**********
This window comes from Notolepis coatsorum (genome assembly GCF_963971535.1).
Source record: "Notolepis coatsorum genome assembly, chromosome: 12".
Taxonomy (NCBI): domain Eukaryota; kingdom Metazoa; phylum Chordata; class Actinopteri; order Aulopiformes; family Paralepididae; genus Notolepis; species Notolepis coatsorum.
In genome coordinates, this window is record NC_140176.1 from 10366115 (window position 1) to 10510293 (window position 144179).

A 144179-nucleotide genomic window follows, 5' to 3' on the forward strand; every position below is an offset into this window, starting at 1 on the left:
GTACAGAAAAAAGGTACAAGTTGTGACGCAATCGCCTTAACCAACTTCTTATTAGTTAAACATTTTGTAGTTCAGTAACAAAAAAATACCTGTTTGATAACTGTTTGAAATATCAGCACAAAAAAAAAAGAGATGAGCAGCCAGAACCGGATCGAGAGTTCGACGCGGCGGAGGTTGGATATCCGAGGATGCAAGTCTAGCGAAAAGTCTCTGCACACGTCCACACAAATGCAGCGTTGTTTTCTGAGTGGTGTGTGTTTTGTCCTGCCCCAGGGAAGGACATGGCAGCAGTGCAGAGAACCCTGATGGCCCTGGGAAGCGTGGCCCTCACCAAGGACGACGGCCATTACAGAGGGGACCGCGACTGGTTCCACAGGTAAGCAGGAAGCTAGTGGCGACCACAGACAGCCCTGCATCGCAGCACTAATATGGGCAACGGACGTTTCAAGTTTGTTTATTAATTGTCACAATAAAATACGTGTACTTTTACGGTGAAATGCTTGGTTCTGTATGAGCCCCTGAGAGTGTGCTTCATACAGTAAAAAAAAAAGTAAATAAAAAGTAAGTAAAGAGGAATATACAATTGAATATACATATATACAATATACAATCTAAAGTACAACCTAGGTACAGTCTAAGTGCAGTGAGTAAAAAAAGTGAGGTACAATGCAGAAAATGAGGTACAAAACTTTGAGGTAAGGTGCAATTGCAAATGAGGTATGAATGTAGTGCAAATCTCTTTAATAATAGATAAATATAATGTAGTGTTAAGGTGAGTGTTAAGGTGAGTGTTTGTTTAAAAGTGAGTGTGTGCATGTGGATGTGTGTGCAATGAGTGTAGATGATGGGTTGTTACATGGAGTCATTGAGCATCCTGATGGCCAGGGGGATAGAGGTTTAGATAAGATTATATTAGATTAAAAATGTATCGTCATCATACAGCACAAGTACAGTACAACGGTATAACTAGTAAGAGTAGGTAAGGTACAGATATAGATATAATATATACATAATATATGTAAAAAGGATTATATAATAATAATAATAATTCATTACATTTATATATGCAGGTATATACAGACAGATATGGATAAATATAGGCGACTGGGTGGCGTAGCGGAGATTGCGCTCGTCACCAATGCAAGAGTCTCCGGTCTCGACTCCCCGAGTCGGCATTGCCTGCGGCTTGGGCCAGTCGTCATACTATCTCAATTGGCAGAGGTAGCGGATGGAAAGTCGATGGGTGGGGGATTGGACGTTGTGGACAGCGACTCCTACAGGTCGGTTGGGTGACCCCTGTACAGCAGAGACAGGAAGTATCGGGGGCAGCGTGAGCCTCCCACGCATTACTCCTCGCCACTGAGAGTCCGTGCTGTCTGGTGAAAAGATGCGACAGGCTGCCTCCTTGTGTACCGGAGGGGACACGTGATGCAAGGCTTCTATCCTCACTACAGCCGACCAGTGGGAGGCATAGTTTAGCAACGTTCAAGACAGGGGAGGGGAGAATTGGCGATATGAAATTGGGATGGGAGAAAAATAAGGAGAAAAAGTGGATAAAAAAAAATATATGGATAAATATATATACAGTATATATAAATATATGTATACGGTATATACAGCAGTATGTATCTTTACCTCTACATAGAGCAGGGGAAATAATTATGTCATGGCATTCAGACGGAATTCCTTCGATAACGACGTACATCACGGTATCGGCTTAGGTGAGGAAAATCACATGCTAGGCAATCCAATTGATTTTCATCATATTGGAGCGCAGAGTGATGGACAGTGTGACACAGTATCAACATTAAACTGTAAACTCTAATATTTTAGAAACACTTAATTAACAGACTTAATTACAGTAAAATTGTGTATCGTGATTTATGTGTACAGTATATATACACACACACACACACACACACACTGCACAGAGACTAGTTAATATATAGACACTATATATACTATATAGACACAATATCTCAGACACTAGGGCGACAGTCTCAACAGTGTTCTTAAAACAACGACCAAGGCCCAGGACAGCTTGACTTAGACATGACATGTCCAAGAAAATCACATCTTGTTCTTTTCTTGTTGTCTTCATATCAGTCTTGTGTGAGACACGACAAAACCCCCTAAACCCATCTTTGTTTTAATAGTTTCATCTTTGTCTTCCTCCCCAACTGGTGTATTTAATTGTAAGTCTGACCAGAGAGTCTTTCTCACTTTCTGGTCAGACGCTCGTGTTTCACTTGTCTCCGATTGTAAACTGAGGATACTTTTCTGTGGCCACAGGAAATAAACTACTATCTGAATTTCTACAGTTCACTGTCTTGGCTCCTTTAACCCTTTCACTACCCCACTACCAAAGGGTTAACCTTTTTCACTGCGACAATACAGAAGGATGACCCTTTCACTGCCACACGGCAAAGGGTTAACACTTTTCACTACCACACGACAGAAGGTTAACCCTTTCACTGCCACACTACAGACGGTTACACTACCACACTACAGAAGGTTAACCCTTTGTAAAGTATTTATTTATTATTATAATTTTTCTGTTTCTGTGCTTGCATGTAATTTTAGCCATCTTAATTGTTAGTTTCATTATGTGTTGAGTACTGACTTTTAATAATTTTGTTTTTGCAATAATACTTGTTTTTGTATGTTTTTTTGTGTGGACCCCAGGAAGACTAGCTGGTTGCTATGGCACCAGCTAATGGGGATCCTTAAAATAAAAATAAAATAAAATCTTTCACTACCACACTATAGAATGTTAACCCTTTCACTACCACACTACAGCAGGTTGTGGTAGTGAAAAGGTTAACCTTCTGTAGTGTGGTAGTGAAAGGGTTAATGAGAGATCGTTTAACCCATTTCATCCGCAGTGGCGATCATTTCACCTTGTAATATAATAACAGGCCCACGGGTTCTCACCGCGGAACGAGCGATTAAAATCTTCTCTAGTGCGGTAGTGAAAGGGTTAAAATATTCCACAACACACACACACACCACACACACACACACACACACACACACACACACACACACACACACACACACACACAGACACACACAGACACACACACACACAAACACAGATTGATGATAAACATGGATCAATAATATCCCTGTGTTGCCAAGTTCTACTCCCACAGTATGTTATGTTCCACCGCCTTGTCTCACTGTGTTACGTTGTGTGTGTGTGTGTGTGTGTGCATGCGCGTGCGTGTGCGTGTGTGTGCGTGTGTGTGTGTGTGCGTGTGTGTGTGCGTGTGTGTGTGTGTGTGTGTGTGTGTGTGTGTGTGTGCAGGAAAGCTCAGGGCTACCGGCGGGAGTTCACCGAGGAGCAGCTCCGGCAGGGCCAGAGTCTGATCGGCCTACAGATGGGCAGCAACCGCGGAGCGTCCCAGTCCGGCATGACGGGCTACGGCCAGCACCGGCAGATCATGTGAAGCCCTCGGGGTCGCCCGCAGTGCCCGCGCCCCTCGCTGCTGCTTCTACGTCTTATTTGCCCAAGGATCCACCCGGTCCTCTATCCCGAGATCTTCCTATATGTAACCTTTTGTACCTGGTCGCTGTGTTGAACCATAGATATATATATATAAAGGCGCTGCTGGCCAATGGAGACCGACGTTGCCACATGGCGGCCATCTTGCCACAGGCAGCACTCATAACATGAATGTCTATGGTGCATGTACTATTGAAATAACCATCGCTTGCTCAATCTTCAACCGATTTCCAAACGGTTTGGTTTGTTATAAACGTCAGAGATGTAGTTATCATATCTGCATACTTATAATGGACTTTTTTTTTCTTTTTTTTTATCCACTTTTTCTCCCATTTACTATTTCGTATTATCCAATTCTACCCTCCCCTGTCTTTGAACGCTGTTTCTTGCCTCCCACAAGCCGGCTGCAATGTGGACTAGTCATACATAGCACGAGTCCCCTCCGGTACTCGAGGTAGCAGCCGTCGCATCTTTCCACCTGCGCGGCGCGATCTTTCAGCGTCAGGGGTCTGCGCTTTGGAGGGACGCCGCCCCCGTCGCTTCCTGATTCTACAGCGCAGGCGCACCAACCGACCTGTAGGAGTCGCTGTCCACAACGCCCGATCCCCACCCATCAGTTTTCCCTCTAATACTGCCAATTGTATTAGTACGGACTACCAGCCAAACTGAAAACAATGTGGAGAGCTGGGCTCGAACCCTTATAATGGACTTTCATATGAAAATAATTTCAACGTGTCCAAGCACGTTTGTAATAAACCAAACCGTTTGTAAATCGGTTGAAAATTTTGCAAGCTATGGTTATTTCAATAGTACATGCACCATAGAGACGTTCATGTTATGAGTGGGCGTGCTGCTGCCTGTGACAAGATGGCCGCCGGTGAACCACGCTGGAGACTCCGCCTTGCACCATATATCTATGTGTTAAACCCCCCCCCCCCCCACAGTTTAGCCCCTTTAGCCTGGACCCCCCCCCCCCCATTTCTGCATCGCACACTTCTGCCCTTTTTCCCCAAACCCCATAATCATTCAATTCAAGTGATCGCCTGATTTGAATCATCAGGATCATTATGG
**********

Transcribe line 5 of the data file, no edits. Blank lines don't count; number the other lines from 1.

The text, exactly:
A 144179-nucleotide genomic window follows, 5' to 3' on the forward strand; every position below is an offset into this window, starting at 1 on the left: